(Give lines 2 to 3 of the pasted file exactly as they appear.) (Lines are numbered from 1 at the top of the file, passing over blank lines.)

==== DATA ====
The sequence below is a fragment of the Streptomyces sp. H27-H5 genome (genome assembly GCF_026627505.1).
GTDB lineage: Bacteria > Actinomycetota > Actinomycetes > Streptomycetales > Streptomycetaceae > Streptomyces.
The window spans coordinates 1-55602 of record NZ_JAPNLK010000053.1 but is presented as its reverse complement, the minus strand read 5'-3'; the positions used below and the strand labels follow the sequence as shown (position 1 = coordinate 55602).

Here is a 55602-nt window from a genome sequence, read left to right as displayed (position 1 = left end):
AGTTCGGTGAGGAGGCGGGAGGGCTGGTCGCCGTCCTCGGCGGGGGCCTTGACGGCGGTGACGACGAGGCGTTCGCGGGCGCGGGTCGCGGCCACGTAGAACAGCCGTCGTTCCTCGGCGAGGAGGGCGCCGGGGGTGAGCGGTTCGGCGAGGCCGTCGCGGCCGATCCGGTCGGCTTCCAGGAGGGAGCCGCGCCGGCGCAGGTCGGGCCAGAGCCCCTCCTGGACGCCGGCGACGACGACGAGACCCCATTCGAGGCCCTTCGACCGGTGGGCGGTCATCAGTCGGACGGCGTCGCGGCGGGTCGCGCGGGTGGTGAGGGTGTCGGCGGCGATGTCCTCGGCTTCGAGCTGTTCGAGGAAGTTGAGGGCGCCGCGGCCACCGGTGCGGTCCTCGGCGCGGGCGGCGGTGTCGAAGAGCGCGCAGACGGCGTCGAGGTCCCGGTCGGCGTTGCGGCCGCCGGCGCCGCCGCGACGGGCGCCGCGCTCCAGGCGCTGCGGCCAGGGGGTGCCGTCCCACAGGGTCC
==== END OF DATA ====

GTDB lineage: Bacteria > Actinomycetota > Actinomycetes > Streptomycetales > Streptomycetaceae > Streptomyces.
The window spans coordinates 1-55602 of record NZ_JAPNLK010000053.1 but is presented as its reverse complement, the minus strand read 5'-3'; the positions used below and the strand labels follow the sequence as shown (position 1 = coordinate 55602).